Corpus Christi College and Stanford University Libraries begin development on Parker on the Web 2.0, which will offer new functionality and improved user experience.
14 July 2015—Parker on the Web has become one of the leading digital medieval manuscript sites since 2005, when an early prototype was first demonstrated. Now, ten years after the prototype, and six years after the release of the first production version, work has begun on Parker on the Web 2.0.
The most visible changes will involve an entirely restyled website, access optimized for mobile devices as well as fixed-location computing, and full compatibility with the International Image Interoperability Framework (IIIF). At the same time, important changes will be made to the business model, which will no longer require an institutional site license for comprehensive access when Parker 2.0 is launched in January 2018.
Parker 2.0 will meet the standards developed by IIIF for delivery of image resources online. The application program interfaces (APIs) of IIIF will make the content of Parker 2.0 compatible with content from partner institutions, such as e-codices, the Bayerische Staatsbibliothek, the national libraries of France, Norway and the United Kingdom, and a growing number of universities.
In addition to facilitating the comparative study of manuscripts, Parker 2.0 will also integrate with a growing suite of IIIF-compatible tools for annotation, transcription and image analysis.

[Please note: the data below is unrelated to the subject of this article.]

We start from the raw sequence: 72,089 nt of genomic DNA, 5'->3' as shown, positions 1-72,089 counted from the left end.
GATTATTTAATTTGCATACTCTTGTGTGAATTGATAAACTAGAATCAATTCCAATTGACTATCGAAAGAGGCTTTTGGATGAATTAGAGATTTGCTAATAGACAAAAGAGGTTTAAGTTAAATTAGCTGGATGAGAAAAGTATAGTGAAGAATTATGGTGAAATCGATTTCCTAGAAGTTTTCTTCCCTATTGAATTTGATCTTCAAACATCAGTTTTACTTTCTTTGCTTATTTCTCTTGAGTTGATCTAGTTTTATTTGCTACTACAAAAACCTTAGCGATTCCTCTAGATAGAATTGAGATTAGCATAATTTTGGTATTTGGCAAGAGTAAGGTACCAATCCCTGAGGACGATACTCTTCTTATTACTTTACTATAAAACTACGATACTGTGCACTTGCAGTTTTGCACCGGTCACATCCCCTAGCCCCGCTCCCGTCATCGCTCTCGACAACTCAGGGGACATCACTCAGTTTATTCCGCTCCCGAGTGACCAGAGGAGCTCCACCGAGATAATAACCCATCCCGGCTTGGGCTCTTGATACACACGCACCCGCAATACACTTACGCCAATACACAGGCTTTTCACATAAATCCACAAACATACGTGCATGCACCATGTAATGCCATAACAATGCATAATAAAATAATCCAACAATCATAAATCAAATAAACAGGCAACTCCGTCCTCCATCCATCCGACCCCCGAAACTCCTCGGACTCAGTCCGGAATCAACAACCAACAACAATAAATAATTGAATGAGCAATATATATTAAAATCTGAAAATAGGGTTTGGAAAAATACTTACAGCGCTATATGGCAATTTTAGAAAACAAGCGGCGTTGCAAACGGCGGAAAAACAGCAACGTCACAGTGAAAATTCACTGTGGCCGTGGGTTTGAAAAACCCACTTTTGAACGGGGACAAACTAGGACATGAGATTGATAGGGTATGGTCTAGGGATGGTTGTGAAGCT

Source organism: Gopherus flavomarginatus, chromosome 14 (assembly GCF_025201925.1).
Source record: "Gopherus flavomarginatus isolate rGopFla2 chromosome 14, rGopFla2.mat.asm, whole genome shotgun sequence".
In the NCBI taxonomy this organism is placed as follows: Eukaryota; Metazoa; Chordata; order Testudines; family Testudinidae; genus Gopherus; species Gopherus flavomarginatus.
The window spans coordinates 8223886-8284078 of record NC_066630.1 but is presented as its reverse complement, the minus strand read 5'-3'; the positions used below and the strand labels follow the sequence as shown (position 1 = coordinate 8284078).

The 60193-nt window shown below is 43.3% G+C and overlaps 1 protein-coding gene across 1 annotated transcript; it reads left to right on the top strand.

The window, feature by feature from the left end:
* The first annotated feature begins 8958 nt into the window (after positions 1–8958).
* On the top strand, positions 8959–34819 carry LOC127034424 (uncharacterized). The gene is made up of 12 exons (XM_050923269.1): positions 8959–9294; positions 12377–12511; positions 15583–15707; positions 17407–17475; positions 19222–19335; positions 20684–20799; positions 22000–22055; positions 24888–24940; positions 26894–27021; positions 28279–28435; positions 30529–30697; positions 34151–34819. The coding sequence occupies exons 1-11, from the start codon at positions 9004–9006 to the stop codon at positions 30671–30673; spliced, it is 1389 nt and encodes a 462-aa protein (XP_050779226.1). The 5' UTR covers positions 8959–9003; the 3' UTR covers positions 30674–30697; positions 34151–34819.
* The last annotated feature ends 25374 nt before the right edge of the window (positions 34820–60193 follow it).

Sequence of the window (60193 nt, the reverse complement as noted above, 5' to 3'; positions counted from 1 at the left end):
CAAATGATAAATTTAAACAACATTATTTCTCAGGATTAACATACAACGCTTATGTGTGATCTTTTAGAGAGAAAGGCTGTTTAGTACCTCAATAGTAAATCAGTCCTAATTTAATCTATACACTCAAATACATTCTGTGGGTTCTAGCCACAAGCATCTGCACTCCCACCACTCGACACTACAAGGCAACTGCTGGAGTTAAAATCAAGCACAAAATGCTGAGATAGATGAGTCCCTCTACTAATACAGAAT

The Andrew W. Mellon Foundation provided major funding to build and produce the current version of Parker on the Web. Since 2009, the site has provided scholars and students around the world with high-resolution images of every imageable page in the Parker Library’s collection of manuscripts, detailed descriptive metadata and related bibliographies. This content has been regularly improved in light of new scholarship and research with semi-annual updates curated by Parker Library staff.
“Parker on the Web required all custom development when it was originally produced—and with it, custom effort to maintain and enhance it,” said Tom Cramer, Associate Director for Digital Library Systems and Services at Stanford University Libraries, who oversees the technical team maintaining the site.
Cramer also indicated that upgrading the technical structure of Parker on the Web would greatly reduce the cost of site maintenance. “With Parker 2.0, we have a chance to move to common components and infrastructure, which will add new functionality and reduce the level of effort to keep it up to date.”
Although basic access to the site has always been free of charge, a comprehensive licensed access service was established for institutions and experts who wished to study the manuscripts with greater access. Revenue from the sale of these institutional site licenses has underwritten updates and site maintenance, and will fund the development cost for Parker 2.0.
“Special ad-hoc pathways have been necessary to enable IIIF-compatible access to Parker images during the life of Parker on the Web’s current versions,” explains John Haeger, Special Projects Director for the Stanford Libraries. “While these have provided adequate support for IIIF-based research projects at several institutions, Stanford and Corpus are pleased that Parker 2.0 will offer full support for IIIF APIs as an integral part of its design.”